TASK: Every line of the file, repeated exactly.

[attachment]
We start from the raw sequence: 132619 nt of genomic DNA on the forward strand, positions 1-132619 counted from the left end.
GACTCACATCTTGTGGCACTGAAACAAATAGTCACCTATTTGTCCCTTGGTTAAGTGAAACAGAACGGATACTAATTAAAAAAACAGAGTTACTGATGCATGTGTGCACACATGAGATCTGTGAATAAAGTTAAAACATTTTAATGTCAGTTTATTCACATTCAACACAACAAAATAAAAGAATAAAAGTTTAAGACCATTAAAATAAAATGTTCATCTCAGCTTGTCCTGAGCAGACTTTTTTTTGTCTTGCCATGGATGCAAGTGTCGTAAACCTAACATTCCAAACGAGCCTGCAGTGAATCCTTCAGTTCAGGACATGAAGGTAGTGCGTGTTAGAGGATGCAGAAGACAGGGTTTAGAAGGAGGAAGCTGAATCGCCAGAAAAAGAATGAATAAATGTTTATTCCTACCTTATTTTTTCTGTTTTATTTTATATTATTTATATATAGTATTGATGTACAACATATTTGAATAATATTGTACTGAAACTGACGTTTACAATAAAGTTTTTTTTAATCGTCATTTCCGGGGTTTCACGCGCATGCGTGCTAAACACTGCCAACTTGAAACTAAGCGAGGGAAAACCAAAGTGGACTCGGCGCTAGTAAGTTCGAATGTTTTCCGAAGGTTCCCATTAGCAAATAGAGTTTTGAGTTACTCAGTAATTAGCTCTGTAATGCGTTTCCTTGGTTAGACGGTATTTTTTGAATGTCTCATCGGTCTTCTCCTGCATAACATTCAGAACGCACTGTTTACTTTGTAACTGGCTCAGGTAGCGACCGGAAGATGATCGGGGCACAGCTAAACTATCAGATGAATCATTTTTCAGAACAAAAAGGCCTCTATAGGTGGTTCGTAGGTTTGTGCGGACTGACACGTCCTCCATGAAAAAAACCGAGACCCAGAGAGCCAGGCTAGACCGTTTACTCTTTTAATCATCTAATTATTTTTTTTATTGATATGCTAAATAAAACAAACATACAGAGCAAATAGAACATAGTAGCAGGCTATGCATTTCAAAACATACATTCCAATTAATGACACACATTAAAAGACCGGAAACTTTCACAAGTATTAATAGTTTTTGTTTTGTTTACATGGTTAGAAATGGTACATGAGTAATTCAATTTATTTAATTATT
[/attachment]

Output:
We start from the raw sequence: 132619 nt of genomic DNA on the forward strand, positions 1-132619 counted from the left end.
GACTCACATCTTGTGGCACTGAAACAAATAGTCACCTATTTGTCCCTTGGTTAAGTGAAACAGAACGGATACTAATTAAAAAAACAGAGTTACTGATGCATGTGTGCACACATGAGATCTGTGAATAAAGTTAAAACATTTTAATGTCAGTTTATTCACATTCAACACAACAAAATAAAAGAATAAAAGTTTAAGACCATTAAAATAAAATGTTCATCTCAGCTTGTCCTGAGCAGACTTTTTTTTGTCTTGCCATGGATGCAAGTGTCGTAAACCTAACATTCCAAACGAGCCTGCAGTGAATCCTTCAGTTCAGGACATGAAGGTAGTGCGTGTTAGAGGATGCAGAAGACAGGGTTTAGAAGGAGGAAGCTGAATCGCCAGAAAAAGAATGAATAAATGTTTATTCCTACCTTATTTTTTCTGTTTTATTTTATATTATTTATATATAGTATTGATGTACAACATATTTGAATAATATTGTACTGAAACTGACGTTTACAATAAAGTTTTTTTTAATCGTCATTTCCGGGGTTTCACGCGCATGCGTGCTAAACACTGCCAACTTGAAACTAAGCGAGGGAAAACCAAAGTGGACTCGGCGCTAGTAAGTTCGAATGTTTTCCGAAGGTTCCCATTAGCAAATAGAGTTTTGAGTTACTCAGTAATTAGCTCTGTAATGCGTTTCCTTGGTTAGACGGTATTTTTTGAATGTCTCATCGGTCTTCTCCTGCATAACATTCAGAACGCACTGTTTACTTTGTAACTGGCTCAGGTAGCGACCGGAAGATGATCGGGGCACAGCTAAACTATCAGATGAATCATTTTTCAGAACAAAAAGGCCTCTATAGGTGGTTCGTAGGTTTGTGCGGACTGACACGTCCTCCATGAAAAAAACCGAGACCCAGAGAGCCAGGCTAGACCGTTTACTCTTTTAATCATCTAATTATTTTTTTTATTGATATGCTAAATAAAACAAACATACAGAGCAAATAGAACATAGTAGCAGGCTATGCATTTCAAAACATACATTCCAATTAATGACACACATTAAAAGACCGGAAACTTTCACAAGTATTAATAGTTTTTGTTTTGTTTACATGGTTAGAAATGGTACATGAGTAATTCAATTTATTTAATTATT